Winners of Polk County News Chief's 2007 People's Choice award, Auburndale Pizza Company’s pie flingers toss together eclectic specialty-pizza combinations from a choice of four sauce bases and more than 20 meat and vegetable toppings. Sweet barbecue sauce swathes beef and bacon, welded by mozzarella and cheddar cheese in the BBQ Pizza Feast ($5.75 per slice for all specialty pizzas). Annette's Favorite Veggie binds garden denizens including green pepper, spinach, and tomato with enough ricotta and mozzarella to ensure the veggies don't grow up, run away, and join the salad. Customers tap into alchemical aspirations with a personally designed make-your-own pizza ($10.55+, $1.50 per topping), or boycott bread with Annette's No-Crust Pizza ($5.75 for up to 5 toppings), a 7-inch tin-baked amalgamation that forgoes dough for sauce and toppings lashed together with mozzarella latticework.
Primo's II Pizzeria treats mozzarella deficiencies with a menu packed with baked pastas, stromboli, hoagies, and three styles of pizza—square Sicilian, New York–style thin crust, and Chicago deep dish. Dough disciples can build their own pies ($9.99+) or choose from specialties such as The Works, a food frisbee loaded with pepperoni, sausage, onions, green peppers, and mushrooms ($15.99–$17.49). Carnivorous consumers satisfy protein quotas with meat lovers pizzas topped with pepperoni, bacon, smoked ham, and sausage ($16.99–$18.49). Stromboli serves as a massive dish of folded fantasy, enclosing sausage, pepperoni, vegetables, and marinara sauce, or as an efficient envelope for Italian expats to mail home Statue of Liberty key chains ($8.95–$13.50). Taste buds bellow with delight after devouring a dish of baked ziti ($10.95) or eggplant parmigiana ($7.99), and sweet teeth sing arias extolling the decadence of chocolate-chip-studded cannoli ($1.75–$3.50) and sfogliatelle pastries ($1.75). Enjoy meals inside Primo's II Pizzeria’s red, white, and green dining room or al fresco while reminiscing of time spent vacationing in Tuscan villas or cleaning Venetian blinds.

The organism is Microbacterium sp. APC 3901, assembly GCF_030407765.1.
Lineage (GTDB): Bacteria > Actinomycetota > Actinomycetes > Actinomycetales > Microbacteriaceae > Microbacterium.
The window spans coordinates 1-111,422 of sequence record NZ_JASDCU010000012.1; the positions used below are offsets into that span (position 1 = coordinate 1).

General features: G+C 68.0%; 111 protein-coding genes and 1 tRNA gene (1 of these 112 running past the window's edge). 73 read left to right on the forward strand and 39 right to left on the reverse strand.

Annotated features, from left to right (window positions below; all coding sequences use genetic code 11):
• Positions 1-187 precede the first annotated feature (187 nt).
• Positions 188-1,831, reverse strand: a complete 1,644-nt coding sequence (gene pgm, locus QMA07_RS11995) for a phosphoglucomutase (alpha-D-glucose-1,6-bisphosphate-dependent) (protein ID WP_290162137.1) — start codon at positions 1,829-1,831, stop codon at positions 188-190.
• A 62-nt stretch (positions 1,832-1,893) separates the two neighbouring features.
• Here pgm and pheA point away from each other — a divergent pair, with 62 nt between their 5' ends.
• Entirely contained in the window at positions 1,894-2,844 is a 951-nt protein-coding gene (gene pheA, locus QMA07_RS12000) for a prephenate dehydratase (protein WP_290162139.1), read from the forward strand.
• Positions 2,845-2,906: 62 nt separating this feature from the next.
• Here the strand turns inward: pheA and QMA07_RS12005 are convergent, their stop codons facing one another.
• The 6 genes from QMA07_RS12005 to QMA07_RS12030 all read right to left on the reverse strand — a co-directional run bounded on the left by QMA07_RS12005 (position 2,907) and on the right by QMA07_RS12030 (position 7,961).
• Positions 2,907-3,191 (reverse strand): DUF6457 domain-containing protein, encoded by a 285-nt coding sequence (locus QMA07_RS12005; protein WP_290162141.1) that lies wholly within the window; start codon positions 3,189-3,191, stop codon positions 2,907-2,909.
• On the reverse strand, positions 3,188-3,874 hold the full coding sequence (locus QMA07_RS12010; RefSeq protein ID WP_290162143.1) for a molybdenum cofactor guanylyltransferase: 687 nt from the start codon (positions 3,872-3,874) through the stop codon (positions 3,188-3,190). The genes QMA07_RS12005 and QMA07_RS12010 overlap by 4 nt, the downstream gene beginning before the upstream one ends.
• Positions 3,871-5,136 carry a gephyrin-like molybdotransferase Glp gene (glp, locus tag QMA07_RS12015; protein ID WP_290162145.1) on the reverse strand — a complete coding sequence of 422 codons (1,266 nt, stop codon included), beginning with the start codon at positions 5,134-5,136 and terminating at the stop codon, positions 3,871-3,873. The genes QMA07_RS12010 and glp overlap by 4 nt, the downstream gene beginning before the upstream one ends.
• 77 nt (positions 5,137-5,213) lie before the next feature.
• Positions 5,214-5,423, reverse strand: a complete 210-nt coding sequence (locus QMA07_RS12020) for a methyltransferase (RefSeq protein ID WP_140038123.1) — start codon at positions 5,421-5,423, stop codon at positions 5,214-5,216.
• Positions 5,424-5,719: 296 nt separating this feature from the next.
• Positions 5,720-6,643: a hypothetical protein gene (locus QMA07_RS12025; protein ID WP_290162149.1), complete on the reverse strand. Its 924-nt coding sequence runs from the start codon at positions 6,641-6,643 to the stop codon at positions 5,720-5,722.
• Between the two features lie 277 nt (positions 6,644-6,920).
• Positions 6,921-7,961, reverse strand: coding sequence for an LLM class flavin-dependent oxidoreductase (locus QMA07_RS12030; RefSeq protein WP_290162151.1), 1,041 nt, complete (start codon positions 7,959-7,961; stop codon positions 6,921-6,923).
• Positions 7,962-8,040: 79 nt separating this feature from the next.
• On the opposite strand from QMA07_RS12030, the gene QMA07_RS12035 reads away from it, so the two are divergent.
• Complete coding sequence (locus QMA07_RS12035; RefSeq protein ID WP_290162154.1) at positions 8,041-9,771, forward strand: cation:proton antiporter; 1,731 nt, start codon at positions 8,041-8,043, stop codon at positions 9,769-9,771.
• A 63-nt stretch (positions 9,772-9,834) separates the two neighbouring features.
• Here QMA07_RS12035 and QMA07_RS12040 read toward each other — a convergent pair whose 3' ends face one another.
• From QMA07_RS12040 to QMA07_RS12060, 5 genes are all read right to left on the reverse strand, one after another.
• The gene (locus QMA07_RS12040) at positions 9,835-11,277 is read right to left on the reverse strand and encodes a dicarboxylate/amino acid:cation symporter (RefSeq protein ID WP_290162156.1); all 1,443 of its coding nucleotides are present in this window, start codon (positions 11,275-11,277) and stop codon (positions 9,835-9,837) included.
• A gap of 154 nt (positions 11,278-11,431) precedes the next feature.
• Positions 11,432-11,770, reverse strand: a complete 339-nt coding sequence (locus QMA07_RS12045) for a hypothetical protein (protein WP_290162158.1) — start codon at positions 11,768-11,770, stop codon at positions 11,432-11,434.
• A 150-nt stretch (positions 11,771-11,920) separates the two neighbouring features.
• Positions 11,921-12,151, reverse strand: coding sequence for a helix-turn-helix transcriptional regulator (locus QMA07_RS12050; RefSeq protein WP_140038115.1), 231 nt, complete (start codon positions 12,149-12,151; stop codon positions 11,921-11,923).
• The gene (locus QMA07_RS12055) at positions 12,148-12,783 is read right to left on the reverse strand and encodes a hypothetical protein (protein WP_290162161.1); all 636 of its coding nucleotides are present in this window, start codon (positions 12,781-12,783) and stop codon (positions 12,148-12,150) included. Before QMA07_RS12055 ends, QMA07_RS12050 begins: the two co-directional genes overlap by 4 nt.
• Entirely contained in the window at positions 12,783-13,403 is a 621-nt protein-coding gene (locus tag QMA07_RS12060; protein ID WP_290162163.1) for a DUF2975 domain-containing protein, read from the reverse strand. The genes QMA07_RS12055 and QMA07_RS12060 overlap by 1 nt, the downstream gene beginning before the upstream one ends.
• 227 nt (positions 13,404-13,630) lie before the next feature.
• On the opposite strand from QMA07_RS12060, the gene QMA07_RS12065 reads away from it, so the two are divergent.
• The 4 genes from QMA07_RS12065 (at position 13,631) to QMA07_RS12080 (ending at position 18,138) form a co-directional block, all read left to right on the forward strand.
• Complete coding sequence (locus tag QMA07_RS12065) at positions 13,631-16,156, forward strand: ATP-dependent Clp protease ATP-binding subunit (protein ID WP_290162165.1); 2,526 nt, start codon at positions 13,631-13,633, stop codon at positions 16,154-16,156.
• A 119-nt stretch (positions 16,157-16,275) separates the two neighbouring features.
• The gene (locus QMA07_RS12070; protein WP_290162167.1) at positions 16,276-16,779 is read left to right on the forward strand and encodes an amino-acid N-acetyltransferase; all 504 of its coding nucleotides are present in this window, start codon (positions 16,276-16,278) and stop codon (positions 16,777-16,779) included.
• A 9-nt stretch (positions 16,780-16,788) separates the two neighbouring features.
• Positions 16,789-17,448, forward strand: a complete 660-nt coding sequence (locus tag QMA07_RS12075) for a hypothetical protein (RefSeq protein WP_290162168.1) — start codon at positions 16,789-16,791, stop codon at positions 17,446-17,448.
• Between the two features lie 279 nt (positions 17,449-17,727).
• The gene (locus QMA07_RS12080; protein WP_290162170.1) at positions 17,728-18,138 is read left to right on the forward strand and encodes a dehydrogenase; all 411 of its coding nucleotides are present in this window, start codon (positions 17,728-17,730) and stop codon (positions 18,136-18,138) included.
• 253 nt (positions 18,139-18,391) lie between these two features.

Pizza Fusion delivers pies in hybrid vehicles, uses eco-friendly cleaning products, gives discounts for recycled pizza boxes, donates to environmental causes, and uses utensils made from potatoes. Its planned moon base will have a limited delivery range but will be 100% carbon neutral.
Not every pizza place has a Wall of Fame, let alone a Wall of Shame. Pizza Xtreme, however, entreats customers with a dare that echoes its name: eat all 7 pounds of a one-topping, jumbo pie with the help of just one friend, and you've won the 28" Challenge. The rules demand that you get it all down in less than an hour, though, and as the Wall of Shame and pile of half-eaten pies testifies, this is no easy feat.
The kitchen team accommodates the more gastronomically reserved by making single servings of hand-tossed pizza, which it decorates with toppings such as italian sausage, grilled chicken, smoked gouda, and crumbled eggs. Chefs also bake specialty pies and non-pizza goodness, such as calzones, cube-shaped tomatoes, customizable pasta dishes, and oven-baked ciabatta sandwiches such as the pesto-strewn turkey artichoke. Pizza Xtreme’s staff also pours out a selection of wine and beer to complement the food.
Founded in New York by Salvatore Sorrentino and his two sons, Matteo’s Family Style Ristorante Italiano caters to culinary cravings with a menu of classic Italian cuisine complemented by a catalog of wine and creative cocktails. Write the introduction to a memorable meal with New York—baked clams ($12.95+) or calamari arrabbiata, swathed in a sauce of garlic, tomatoes, and red chili ($16.95+). Diners observe elegant performances as clusters of capellini or parties of penne synchronizingly swim together in sauces such as amatriciana ($16.95+) or bolognese ($16.95+).
Jointly owned by Italian and Brazilian chefs, Francesco’s Pizzeria divides its menu up according to the national origin of each dish. For a taste of Italy, diners can sink teeth into a traditional margherita pizza or Capricciosa pizza with calabrese sausage, while unique toppings of heart of palm, cinnamon, and guava denote a Brazilian pizza’s tropical roots.
Enormous front windows flood the brick-lined restaurant with light, illuminating plates covered in five styles of wings and hearty baked pastas. When not occupied chewing through a sub, guests can study the dining room’s irreverent framed pictures of cartoon vegetables dancing on cutting boards, lounging by the pool, and doing one another’s taxes.